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Stereo Mini cord is toxic?
November 17, 2008 9:22 AM   Subscribe

Why does this stereo mini to RCA adapter have a obscure image icon that indicates hazardous waste?

I have a stereo mini to RCA adapter cord that gave out and before tossing it in the trash I noticed this teeny-weeny sticker on one end. All that is on the sticker is an image of a trash receptacle with a circle and a line through it. Very small, very hard to see.

I scanned it and you can see the image here.

What is in this cord that I should be so worried about and how shall I dispose of it safely?

Henry
posted by silsurf to Science & Nature (6 answers total)
 
New legislation came into effect on 1st July 2007, which changes the way organisations have to deal with waste electrical and electronic equipment (WEEE).

The WEEE regulations require all organisations to ensure that any WEEE they create is dealt with in an appropriate way and complies with the regulations.
posted by odinsdream at 9:31 AM on November 17, 2008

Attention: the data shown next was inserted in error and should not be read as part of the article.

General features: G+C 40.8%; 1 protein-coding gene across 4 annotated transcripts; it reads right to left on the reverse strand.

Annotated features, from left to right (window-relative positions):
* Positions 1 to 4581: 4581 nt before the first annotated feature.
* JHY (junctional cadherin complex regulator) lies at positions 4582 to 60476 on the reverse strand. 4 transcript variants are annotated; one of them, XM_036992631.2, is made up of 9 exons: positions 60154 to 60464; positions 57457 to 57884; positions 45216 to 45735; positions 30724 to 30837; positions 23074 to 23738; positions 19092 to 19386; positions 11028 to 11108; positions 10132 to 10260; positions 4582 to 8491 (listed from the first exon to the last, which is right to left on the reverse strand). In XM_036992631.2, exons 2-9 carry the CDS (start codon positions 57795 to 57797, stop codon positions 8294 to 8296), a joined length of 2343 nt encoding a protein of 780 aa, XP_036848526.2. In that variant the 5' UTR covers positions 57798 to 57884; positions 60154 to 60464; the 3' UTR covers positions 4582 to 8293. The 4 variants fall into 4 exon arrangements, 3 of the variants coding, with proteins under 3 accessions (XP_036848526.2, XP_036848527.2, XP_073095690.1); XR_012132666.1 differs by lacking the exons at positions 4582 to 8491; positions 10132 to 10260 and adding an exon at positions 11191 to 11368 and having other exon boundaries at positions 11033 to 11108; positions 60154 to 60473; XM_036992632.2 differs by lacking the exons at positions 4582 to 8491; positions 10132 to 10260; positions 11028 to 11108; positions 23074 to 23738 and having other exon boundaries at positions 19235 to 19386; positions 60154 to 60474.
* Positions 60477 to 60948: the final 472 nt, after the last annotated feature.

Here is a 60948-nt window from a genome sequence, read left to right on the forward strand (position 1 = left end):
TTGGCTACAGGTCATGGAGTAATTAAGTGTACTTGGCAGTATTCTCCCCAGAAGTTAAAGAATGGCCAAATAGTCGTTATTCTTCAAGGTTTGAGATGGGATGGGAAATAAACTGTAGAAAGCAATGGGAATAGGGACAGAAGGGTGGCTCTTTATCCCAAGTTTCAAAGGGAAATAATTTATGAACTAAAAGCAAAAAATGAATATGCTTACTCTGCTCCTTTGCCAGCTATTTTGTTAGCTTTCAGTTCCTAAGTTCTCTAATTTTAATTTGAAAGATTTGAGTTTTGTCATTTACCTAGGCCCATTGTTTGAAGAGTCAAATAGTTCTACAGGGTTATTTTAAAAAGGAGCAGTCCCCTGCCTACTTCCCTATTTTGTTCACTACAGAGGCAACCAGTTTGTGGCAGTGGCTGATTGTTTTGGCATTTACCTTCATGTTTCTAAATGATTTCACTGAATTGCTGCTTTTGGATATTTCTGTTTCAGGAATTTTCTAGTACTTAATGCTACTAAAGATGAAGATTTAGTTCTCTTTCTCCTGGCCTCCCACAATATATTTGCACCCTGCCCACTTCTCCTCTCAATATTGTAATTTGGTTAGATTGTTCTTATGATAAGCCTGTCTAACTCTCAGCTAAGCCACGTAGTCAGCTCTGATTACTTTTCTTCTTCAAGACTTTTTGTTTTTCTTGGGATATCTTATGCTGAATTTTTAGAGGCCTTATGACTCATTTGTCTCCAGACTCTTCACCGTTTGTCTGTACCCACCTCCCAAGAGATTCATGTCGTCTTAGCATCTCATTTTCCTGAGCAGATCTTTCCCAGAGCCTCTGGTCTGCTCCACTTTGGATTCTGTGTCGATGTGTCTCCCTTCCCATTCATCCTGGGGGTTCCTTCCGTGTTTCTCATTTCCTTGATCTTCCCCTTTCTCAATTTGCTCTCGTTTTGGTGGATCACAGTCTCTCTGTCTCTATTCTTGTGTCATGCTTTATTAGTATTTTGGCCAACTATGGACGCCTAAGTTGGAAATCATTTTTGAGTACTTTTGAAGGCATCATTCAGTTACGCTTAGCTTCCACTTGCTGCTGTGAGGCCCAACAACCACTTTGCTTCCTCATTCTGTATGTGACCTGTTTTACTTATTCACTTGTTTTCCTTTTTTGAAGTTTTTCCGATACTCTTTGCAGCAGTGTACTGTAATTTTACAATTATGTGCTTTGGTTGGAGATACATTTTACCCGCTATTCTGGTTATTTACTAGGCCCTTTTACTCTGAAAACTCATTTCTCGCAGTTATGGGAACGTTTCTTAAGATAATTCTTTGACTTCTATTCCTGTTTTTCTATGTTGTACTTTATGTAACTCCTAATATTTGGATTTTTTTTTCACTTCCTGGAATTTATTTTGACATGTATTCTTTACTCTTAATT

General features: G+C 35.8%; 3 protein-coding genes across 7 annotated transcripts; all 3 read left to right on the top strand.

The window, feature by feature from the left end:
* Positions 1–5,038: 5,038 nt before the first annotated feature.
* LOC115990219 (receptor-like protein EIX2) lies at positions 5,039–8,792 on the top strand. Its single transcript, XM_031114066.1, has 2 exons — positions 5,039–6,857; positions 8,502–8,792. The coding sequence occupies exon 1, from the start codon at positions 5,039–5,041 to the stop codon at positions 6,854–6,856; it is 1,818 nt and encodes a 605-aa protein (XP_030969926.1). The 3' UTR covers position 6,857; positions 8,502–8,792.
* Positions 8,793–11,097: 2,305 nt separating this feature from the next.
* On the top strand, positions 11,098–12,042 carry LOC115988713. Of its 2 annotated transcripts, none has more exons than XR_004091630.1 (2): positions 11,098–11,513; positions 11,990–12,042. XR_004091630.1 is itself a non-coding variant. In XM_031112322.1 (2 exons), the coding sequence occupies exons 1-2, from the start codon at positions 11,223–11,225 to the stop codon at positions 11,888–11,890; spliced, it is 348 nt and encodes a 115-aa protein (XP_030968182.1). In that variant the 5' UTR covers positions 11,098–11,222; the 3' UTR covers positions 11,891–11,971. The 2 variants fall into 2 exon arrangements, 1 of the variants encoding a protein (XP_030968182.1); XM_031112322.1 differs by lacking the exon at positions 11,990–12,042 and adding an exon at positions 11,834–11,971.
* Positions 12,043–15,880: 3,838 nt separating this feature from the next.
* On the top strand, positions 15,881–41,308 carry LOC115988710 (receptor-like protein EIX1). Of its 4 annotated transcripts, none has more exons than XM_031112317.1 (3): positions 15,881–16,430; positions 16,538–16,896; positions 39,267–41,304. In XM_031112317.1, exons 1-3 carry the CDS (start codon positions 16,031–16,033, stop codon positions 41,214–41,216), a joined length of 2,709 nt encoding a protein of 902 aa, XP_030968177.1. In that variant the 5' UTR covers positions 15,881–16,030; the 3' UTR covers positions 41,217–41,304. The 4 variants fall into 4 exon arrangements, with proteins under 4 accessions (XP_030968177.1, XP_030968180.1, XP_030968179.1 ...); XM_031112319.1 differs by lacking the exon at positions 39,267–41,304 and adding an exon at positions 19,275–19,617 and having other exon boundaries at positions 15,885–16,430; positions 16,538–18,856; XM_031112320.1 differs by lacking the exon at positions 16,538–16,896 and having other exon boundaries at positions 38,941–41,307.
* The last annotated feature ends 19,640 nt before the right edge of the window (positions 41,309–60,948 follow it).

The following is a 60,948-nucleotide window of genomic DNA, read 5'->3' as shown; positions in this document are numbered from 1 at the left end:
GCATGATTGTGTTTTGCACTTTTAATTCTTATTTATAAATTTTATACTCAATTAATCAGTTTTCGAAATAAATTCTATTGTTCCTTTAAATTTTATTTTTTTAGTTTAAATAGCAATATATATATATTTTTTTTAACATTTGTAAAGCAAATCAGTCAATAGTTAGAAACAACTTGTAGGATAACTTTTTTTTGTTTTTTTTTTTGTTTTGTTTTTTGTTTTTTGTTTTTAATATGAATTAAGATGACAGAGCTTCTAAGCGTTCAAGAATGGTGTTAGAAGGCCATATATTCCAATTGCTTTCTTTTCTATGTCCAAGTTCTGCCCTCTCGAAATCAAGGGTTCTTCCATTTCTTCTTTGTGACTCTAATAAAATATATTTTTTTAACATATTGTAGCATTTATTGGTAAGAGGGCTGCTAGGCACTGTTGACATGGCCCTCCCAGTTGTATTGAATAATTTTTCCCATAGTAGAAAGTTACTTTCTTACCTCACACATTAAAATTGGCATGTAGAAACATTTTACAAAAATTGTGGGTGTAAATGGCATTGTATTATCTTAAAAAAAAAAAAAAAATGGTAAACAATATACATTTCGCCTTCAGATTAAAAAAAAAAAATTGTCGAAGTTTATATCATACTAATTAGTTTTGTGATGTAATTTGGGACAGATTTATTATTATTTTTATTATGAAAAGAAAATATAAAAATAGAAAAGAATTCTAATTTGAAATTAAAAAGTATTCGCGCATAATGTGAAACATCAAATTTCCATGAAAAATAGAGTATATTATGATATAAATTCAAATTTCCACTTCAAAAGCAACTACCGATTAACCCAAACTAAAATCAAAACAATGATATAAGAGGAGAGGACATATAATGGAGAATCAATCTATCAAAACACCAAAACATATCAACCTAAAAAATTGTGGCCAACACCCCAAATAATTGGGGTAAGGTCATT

Likely due to the presence of solder between the wire and connector.
posted by rhizome at 10:23 AM on November 17, 2008


Agree with Rhizome. Solder = lead. Just don't chew on them, no matter how sweet and delicious.
posted by JoanArkham at 10:29 AM on November 17, 2008


And dispose of it when your community has a hazardous materials mitigation event, when you can also get rid of batteries (both car and gizmo), paint, motor oil, comuter equipment, etc.
posted by DandyRandy at 11:23 AM on November 17, 2008


comuter=computer
posted by DandyRandy at 11:24 AM on November 17, 2008


It almost certainly means it was assembled with lead solder. This means it should be disposed of with other "e-waste" and not thrown out in the normal garbage.

Unfortunately, in the U.S. it's difficult to dispose of e-waste responsibly and inexpensively. Many putative "recyclers" actually just send the stuff to Africa or Asia, where kids sit around and burn the plastic away in order to get at the scrap metal, releasing tons of toxins in the process.

You should probably put the cord with any other junk equipment you have, and then when you have a pile that's worth dealing with, take it to a e-Stewards certified recycler for disposal.

I would strongly caution you against taking e-waste to a non-certified recycler; although you may think you're doing good, you could be releasing far more toxins into the environment, and doing far more damage to far more people, than if you just wrapped it in plastic bags, put it in a cardboard box, and sent it to the landfill. (Which is not an option that I endorse or recommend either, but it's probably better than sending it halfway around the world to be incinerated in open fires.)
posted by Kadin2048 at 12:09 PM on November 17, 2008


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